File this under the list of things you didn’t know were gone until you needed it. Once upon a time, the City of Portland’s Bureau of Development Services ran the “Get Legal Program” to help property owners permit work that was done on a property without permits. It didn’t matter if it was done by you or a previous owner; the goal was to legalize work that was done to code, not circumvent code and safe building practices.
A July 14th, 2008 blog positing on the BDS website celebrates the fifth anniversary of the program [the site made me log in before I could read it]. All the links to the program within the article are dead. The recording on the program’s phone number states that the program was “suspended indefinitely” on September 1, 2009. RIP. At the time of the posting, the program was, “currently assisting 26 property owners to legalize work at their properties.”
A subsequent call to the main Bureau line at 503-823-7300 was transferred to the Permit Department voice mail (503-823-7357) where I can expect a return call in 24 to 48 hours. I’ll update this when I get a reply to what the process or best practice is for a property that has unpermitted work. My initial reaction is that if the work is to code you shouldn’t need a formal program to rectify the situation. If it isn’t to code or possible to make the needed improvements to get it to code the program wouldn’t have helped anyways. [Update from returned call: Visit BDS at 1900 SW4th Tuesday through Friday 12-3PM and talk to a Plans Examiner about your specific project. They only take questions during those times. The City does not consider work to have been done until a permit is pulled for it so you go through the same process as if the work is proposed, not completed. The inspection process can be a little more complicated.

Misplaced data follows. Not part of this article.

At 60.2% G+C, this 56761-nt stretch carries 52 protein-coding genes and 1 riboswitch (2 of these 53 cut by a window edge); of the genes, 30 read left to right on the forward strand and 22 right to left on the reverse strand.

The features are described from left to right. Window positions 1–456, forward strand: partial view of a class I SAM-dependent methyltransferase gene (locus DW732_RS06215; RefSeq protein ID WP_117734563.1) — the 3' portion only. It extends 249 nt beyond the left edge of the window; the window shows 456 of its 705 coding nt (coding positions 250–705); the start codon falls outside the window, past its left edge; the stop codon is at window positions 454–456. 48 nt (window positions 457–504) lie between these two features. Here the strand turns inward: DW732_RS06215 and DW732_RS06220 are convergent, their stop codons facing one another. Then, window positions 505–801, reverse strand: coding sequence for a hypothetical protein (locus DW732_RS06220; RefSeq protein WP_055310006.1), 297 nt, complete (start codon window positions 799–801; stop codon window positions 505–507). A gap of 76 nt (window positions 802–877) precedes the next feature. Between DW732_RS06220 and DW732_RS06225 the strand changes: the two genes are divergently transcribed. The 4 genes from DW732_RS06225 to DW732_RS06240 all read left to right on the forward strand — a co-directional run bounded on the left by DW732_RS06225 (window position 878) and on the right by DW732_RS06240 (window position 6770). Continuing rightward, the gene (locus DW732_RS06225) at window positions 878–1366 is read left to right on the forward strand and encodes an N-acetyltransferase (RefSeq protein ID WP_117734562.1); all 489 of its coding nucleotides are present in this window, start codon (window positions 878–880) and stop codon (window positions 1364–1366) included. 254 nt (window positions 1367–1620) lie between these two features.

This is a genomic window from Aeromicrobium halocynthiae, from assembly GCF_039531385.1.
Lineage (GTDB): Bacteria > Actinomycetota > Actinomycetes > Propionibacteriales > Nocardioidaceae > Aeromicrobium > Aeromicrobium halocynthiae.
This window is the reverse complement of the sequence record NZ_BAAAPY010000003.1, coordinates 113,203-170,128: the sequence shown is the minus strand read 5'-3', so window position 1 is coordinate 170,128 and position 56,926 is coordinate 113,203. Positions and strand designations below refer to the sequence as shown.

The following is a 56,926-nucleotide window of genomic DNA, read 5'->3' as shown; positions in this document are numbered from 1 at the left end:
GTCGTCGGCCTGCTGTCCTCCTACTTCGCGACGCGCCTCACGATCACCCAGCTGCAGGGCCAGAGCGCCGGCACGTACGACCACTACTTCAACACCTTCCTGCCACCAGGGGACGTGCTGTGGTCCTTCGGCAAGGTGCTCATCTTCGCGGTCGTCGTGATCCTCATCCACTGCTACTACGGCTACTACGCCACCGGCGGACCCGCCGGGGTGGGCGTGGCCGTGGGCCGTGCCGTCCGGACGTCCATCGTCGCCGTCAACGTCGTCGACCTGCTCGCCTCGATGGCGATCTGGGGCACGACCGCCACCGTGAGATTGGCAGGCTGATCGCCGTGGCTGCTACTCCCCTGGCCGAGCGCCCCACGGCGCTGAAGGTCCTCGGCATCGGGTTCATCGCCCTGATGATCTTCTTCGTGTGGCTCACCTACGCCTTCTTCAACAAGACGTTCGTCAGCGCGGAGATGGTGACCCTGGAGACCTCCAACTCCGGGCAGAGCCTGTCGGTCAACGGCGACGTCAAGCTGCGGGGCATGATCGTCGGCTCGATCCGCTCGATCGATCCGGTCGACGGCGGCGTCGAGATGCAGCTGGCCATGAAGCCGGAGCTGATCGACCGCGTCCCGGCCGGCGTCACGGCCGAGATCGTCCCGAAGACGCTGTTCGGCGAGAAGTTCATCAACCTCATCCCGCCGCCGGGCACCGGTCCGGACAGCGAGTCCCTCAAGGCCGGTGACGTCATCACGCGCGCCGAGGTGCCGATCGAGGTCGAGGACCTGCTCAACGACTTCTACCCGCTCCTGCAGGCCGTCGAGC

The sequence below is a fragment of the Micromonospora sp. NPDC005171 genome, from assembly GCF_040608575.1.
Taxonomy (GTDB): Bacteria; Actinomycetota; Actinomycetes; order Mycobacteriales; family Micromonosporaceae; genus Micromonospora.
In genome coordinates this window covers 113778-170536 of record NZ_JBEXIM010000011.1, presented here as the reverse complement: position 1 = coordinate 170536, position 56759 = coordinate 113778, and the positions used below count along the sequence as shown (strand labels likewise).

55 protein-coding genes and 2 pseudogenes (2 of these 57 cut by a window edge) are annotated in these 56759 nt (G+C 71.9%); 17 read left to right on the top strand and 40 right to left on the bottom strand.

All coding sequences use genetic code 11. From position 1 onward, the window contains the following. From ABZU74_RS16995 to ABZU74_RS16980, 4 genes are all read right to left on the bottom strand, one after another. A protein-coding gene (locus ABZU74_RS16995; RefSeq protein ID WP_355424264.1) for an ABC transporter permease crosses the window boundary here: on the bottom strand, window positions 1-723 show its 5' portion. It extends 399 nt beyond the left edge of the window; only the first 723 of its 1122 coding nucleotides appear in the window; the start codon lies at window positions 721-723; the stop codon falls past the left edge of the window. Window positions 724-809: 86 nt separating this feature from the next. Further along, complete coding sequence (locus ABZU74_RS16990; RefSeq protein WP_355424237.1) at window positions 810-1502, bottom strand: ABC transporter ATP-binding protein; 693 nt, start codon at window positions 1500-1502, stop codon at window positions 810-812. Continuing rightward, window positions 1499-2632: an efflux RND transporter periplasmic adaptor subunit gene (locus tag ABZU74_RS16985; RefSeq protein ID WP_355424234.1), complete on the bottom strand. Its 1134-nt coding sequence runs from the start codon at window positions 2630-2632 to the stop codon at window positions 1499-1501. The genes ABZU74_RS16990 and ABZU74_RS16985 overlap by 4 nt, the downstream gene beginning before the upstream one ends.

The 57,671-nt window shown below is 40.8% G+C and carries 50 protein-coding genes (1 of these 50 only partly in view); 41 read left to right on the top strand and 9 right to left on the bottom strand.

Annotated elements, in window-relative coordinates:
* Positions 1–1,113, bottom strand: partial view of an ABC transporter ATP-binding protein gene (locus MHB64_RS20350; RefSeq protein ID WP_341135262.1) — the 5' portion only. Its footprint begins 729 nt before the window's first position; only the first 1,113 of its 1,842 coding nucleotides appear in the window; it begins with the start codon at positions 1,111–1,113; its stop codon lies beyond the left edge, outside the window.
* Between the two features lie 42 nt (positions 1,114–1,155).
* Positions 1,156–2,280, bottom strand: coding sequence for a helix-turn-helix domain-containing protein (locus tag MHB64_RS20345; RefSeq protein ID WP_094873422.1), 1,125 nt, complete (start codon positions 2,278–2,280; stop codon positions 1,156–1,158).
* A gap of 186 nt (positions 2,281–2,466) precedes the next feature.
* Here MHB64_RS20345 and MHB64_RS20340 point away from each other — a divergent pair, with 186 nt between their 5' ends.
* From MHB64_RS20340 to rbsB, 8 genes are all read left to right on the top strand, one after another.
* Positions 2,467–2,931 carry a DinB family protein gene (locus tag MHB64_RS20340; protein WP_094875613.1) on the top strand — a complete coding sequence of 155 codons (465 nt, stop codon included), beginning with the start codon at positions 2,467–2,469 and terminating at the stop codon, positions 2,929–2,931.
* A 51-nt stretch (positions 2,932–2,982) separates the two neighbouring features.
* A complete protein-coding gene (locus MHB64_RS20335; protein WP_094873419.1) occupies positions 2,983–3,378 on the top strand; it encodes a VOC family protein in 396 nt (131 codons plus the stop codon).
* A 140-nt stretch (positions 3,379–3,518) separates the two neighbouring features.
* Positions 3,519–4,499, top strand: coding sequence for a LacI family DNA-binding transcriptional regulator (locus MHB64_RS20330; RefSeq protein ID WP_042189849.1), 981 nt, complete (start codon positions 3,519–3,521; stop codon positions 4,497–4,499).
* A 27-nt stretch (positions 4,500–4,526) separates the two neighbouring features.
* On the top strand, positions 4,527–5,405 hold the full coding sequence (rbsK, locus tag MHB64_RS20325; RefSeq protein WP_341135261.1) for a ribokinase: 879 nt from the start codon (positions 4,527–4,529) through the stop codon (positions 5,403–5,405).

As a seller of a property with unpermitted work the best policy is to disclose everything you know and be aware that it could be come an issue in the selling process. There are specific set of questions on the Oregon Property Disclosures that deal exactly with this issue. If unpermitted work becomes an issue in the future, the situation is going to be viewed very differently if it was disclosed or undisclosed.
The entity with jurisdiction over permits (it may be at the city or county level) probably has the ability to order unpermitted work be removed if it can’t be legalized. Each entity is going to have its own process so both buyers and sellers should do their research as to what the ramifications might be.
We recently saw an appraiser call out an unpermitted finished basement. The bank originally wanted it removed (and verified by the appraiser). The bank was satisfied though by counting the space as unfinished in a revised appraisal. The property still appraised to the sales price with the revision.
In another instance we heard that a soon-to-be-ex reported the property owner where their estranged spouse was staying to the county. An accessory dwelling was on the property when it was purchased but now the county is looking into whether they are going to allow it to stay or not. The accessory dwelling and the owner may be collateral damage to a third party dispute.
If you’re a home owner thinking about a project that requires permits take the extra time and expense to get permits. If your the owner of unpermitted work be aware. If you are the buyer, do your due diligence and decide how to proceed.